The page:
This commentary looks at the government’s projected impacts of the post-Brexit ‘points-based’ immigration system, in terms of immigration numbers and fiscal costs and benefits. It reviews data and analysis provided in the government’s Impact Assessment on the new Immigration and Social Security Co-ordination (EU Withdrawal) Bill 2020.
What does the new Immigration Bill propose?
The recent Migration Observatory commentary, The new Immigration Bill: closing the door on Freedom of Movement, discussed the proposed new powers government will have to limit the immigration and work rights of EU citizens. (In this commentary ‘EU’ should be taken to include Switzerland and the three additional EEA countries Iceland, Liechtenstein, and Norway.)
The bill ends EU freedom of movement, but makes no mention of the proposed new points system – a policy outlined in a recent Policy Statement. The government has said that the details of this system will be introduced via the Immigration Rules.
However, the bill’s Impact Assessment examines the immigration, fiscal, and labour market impacts of the proposed points system. It compares projections based on the implementation of the new system to alternative projections in which immigration policy remains broadly the same as now.
Does the Impact Assessment provide a realistic picture of what will happen to migration when the points based system is introduced?
These projections are based on a number of assumptions and therefore incorporate a degree of uncertainty. The Migration Advisory Committee, in its January 2020 report on points-based systems and salary thresholds, specifically chose not to try to make projections based on hypothetical future scenarios, noting: “we do not attempt to predict future non-EU migration flows as they will be affected by a wide range of factors including and beyond migration policy.”
Also, the projections do not take into account all aspects of the new policies, such as the impact of requiring a job offer, English language requirements, or the imposition of fees.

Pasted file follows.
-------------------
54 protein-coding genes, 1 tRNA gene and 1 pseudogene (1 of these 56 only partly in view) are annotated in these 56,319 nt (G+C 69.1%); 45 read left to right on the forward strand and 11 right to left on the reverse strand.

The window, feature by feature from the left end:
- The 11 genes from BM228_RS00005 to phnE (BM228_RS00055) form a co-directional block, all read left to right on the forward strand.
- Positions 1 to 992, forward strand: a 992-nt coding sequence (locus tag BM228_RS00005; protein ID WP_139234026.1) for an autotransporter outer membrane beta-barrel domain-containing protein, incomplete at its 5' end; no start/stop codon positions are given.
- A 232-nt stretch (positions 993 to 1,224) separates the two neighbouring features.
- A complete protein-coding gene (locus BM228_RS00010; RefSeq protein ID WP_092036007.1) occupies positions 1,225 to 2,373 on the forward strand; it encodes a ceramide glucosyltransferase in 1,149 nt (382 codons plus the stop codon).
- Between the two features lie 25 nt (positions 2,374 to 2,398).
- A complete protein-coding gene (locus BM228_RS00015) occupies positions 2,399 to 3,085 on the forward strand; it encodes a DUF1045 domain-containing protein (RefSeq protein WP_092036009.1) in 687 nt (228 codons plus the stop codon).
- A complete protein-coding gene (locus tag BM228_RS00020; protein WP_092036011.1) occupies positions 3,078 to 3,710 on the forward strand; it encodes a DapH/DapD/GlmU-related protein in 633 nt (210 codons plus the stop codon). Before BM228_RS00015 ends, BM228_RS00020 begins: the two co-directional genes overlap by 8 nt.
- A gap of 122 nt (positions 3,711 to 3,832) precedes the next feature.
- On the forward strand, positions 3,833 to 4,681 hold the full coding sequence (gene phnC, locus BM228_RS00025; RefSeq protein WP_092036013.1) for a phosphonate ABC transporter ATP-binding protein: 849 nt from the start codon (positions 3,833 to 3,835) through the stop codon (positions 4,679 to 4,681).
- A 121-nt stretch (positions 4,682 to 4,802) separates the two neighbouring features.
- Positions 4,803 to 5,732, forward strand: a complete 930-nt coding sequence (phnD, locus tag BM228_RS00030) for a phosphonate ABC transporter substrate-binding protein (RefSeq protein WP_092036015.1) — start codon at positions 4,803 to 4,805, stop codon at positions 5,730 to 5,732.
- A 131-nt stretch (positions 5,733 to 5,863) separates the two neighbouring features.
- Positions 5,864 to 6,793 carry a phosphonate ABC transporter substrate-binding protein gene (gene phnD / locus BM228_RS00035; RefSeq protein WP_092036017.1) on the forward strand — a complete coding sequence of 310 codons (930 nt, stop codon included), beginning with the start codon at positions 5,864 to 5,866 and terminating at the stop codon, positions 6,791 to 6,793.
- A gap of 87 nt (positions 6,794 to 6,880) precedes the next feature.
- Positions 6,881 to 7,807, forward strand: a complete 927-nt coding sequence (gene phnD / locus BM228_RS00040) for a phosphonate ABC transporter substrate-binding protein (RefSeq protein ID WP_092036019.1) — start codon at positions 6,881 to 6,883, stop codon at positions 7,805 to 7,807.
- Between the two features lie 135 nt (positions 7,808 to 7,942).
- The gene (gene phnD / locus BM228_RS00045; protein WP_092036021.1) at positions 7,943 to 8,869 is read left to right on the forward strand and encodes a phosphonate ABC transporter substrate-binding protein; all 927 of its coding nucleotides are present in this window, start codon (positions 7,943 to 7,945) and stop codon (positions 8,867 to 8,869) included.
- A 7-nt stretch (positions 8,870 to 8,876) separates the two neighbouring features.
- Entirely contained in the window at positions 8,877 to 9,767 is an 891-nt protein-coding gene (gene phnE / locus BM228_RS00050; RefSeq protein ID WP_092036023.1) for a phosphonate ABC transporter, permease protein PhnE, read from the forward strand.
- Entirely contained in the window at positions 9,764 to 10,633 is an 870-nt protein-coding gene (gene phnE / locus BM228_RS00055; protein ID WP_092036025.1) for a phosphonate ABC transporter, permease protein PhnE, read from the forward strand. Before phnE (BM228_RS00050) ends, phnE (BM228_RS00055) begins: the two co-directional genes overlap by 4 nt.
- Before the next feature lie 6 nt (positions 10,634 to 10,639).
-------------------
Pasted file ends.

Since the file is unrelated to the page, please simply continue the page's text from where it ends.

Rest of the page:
So these are illustrative scenarios that aim to provide a sense of the range of potential impacts rather than forecasts or predictions.
Does the government expect the new system to cut immigration – and at what cost?
With regard to long-term EU workers the government estimates the points system would reduce annual immigration by this group by around 70% over the first five years of the policy. This would mean a fall in long-term EU worker inflows, from over 100,000 annually to between 20,000 and 40,000 per year. This reduction in long-term EU migrants is estimated to have a cumulative fiscal cost of between £1 billion and £3 billion over the first five years of the policy (2021 to 2025).
For long-term non-EU workers, the lower skill threshold of the proposed points system will make 151 occupations newly eligible. This lowering of the skill requirement, in conjunction with lower salary thresholds, are assumed to increase the immigration of this group by either 10,000–15,000 per year, or 20,000–30,000 per year – depending on the assumptions put into the model.
This increase in long-term non-EU worker migration is estimated to have a potential cumulative fiscal benefit for the UK of between £1 billion and £4 billion over the first five years of the policy. Therefore, the assessment estimates that changes to long-term work immigration would produce an overall fiscal outcome of between -£2 billion and £3 billion.
It is important to point out that that these inflows represent only a small share of the current EU and non-EU workforce in the UK.
For students in higher education (the estimates do not include people in independent schools or further education), the government estimates that EU student immigration will fall by 20% and non-EU student immigration increase by 10%. Numerically this would see EU student enrolments decrease by an average of 15,000 per year and non-EU enrolments increase by an average of 25,000 per year in the first five years of the policy – an overall potential increase in student immigration of 10,000 per year.